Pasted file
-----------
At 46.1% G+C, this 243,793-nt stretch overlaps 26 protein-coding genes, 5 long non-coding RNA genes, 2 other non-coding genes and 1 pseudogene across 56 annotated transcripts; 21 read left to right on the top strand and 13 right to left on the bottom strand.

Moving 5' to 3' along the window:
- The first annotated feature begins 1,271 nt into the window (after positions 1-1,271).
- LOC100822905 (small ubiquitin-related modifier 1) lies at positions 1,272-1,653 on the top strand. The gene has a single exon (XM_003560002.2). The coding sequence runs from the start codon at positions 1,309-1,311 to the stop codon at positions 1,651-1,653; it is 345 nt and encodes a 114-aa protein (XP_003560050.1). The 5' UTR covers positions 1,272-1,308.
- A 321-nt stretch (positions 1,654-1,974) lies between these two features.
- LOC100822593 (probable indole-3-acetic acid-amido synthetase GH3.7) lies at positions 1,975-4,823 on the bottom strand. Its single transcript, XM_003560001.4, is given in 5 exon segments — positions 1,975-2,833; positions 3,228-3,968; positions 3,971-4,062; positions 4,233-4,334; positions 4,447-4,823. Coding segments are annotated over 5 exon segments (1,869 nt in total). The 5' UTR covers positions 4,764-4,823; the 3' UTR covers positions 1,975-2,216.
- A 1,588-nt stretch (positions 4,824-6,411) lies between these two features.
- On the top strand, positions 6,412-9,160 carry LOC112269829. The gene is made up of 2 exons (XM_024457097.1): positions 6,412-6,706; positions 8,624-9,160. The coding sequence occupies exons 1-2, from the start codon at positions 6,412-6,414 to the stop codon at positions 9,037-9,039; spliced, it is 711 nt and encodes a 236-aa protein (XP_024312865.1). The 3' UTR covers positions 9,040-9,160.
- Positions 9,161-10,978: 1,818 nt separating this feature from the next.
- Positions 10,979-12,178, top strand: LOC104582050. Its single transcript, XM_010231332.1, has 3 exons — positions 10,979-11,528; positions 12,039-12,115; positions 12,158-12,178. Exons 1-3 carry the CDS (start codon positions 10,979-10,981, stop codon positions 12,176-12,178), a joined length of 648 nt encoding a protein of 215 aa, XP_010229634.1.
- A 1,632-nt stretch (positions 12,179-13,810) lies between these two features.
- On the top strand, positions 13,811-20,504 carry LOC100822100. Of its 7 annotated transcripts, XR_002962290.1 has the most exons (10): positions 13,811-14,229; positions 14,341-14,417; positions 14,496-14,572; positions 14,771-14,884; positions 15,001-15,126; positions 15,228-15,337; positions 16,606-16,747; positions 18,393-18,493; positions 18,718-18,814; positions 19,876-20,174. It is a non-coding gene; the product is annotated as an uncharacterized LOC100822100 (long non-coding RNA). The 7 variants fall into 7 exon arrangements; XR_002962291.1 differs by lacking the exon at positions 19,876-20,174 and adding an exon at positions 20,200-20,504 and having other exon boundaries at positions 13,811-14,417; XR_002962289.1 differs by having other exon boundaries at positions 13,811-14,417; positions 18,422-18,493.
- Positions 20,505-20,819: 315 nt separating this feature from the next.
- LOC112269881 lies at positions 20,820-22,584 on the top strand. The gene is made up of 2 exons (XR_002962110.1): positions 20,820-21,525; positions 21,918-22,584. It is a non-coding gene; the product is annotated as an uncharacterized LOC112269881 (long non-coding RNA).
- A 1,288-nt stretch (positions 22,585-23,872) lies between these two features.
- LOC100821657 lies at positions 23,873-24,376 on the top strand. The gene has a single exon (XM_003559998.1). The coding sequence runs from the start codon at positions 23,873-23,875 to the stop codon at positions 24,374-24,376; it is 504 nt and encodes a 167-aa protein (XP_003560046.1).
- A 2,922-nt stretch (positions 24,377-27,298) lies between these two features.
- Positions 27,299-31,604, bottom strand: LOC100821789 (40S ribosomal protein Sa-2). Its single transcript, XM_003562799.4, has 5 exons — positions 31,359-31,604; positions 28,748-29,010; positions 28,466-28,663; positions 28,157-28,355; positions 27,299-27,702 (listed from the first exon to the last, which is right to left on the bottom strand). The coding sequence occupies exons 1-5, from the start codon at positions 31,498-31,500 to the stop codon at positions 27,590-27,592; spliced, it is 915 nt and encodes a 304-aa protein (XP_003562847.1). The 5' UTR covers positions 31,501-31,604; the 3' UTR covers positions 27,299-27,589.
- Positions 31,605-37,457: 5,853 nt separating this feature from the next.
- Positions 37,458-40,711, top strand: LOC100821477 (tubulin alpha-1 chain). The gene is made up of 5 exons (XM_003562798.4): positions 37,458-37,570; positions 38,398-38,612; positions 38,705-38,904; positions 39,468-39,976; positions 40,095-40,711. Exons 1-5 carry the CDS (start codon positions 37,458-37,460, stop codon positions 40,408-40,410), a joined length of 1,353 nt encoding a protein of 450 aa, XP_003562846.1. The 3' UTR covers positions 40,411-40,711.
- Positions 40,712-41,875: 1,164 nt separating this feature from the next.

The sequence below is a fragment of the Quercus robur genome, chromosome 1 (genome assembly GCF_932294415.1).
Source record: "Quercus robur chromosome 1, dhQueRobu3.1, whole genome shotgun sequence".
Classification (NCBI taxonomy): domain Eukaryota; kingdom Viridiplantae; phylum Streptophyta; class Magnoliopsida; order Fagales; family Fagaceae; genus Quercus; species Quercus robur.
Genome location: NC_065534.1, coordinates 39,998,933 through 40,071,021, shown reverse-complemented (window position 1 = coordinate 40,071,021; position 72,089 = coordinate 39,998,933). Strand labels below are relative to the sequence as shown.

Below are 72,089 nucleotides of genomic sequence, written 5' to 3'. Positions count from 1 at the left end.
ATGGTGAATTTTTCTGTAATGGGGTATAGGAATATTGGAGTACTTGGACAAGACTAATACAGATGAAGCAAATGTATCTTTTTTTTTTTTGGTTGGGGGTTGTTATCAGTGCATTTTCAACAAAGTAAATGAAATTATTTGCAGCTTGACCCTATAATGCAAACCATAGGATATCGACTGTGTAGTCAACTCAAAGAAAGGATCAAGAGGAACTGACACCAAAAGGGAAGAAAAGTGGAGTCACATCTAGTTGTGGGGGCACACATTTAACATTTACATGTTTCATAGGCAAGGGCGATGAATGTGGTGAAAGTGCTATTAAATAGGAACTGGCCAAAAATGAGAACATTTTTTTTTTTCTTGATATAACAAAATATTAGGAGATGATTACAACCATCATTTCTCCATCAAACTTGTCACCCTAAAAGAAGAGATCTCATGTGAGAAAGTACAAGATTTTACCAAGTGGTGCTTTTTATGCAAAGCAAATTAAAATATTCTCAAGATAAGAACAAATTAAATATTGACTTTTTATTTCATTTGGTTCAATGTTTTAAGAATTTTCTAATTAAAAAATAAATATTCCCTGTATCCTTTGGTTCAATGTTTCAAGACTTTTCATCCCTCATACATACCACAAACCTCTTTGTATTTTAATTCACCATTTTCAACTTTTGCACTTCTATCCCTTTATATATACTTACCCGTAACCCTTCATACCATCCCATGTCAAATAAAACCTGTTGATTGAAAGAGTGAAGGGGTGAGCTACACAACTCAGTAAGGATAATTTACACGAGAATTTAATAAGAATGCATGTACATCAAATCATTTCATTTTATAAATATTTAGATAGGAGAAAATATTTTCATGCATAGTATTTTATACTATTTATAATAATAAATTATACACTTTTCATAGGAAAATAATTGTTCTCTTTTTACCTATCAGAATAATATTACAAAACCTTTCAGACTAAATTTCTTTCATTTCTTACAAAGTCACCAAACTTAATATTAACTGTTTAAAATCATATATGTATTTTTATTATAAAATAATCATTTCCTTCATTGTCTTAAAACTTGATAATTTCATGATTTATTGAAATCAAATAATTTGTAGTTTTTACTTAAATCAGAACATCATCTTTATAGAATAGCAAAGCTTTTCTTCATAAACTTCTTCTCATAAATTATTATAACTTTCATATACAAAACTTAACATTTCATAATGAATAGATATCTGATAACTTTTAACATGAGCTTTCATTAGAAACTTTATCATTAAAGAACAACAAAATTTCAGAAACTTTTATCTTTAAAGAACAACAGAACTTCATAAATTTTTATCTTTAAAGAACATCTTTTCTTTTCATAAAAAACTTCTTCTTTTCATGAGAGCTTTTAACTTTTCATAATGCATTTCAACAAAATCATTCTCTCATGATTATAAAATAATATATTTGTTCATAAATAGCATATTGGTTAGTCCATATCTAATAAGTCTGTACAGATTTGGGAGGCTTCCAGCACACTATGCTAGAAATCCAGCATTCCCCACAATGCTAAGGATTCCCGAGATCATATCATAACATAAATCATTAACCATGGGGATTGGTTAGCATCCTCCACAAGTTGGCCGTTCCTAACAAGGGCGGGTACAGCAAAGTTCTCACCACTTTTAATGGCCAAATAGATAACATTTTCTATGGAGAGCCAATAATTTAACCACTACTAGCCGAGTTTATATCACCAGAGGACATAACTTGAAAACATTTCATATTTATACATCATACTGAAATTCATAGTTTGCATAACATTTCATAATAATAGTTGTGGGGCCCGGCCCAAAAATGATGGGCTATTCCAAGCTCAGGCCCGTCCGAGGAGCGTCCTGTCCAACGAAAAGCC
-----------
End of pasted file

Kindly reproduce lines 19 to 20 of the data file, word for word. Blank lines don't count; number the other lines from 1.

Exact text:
- Positions 31,605-37,457: 5,853 nt separating this feature from the next.
- Positions 37,458-40,711, top strand: LOC100821477 (tubulin alpha-1 chain). The gene is made up of 5 exons (XM_003562798.4): positions 37,458-37,570; positions 38,398-38,612; positions 38,705-38,904; positions 39,468-39,976; positions 40,095-40,711. Exons 1-5 carry the CDS (start codon positions 37,458-37,460, stop codon positions 40,408-40,410), a joined length of 1,353 nt encoding a protein of 450 aa, XP_003562846.1. The 3' UTR covers positions 40,411-40,711.